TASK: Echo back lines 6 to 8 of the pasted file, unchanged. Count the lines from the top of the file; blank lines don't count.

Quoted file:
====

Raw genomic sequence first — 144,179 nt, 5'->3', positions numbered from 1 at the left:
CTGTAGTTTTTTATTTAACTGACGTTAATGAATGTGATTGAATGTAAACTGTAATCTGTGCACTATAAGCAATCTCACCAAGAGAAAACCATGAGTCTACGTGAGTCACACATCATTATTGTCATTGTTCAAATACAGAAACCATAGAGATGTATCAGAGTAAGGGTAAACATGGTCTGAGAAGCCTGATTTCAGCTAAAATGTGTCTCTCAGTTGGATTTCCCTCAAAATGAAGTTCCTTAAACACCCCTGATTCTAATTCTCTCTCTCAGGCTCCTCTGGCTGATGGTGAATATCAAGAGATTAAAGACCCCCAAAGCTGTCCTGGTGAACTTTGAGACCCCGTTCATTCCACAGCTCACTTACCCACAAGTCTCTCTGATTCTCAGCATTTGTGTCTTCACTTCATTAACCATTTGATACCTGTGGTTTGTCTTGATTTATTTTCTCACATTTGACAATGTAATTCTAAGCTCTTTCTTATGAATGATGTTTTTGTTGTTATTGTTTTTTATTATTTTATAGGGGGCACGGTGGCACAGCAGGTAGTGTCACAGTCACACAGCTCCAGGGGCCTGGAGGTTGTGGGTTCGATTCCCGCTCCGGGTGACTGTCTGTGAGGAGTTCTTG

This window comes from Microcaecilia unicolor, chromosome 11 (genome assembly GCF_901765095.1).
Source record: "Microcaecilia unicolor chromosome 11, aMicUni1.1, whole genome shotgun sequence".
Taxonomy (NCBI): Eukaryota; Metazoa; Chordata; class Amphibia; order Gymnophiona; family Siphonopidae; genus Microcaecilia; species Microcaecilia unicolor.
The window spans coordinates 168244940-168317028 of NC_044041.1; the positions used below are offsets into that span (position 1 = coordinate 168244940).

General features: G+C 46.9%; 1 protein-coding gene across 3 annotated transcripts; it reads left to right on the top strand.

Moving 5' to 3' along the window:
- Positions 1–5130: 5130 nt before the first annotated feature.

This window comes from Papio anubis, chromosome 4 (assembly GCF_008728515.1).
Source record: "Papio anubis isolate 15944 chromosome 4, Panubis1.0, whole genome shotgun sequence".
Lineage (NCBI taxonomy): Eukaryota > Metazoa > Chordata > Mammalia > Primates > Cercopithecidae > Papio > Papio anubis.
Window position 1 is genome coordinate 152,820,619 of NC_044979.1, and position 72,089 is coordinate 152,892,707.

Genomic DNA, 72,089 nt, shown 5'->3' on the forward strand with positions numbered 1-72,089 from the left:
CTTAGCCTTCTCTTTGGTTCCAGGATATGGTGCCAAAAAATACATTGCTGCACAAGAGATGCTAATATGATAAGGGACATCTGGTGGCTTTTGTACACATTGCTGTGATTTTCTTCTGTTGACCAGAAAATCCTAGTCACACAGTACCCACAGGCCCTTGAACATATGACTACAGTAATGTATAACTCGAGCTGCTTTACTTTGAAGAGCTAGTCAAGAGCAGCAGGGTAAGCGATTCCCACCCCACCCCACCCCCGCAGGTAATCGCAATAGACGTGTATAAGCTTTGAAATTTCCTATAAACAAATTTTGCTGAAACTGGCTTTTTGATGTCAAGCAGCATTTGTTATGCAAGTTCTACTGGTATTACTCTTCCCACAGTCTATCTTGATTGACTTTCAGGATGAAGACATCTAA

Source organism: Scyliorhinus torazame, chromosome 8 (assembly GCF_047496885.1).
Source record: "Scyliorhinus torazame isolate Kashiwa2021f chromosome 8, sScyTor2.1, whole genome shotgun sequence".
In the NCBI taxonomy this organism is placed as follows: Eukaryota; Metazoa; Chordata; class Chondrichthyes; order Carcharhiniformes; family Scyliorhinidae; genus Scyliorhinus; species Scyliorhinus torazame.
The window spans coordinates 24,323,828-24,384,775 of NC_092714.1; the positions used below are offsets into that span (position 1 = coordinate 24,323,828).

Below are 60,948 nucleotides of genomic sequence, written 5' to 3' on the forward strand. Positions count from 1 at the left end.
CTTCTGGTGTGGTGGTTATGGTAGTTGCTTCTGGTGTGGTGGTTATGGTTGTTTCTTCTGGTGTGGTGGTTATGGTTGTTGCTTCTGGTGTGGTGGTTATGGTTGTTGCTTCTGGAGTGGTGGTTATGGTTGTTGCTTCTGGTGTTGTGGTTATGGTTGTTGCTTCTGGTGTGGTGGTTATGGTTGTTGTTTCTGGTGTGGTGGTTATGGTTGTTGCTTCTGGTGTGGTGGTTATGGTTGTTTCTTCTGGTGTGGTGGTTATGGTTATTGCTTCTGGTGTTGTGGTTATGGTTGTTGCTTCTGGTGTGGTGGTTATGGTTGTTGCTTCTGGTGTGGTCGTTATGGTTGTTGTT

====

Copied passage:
The window spans coordinates 168244940-168317028 of NC_044041.1; the positions used below are offsets into that span (position 1 = coordinate 168244940).

General features: G+C 46.9%; 1 protein-coding gene across 3 annotated transcripts; it reads left to right on the top strand.

Moving 5' to 3' along the window: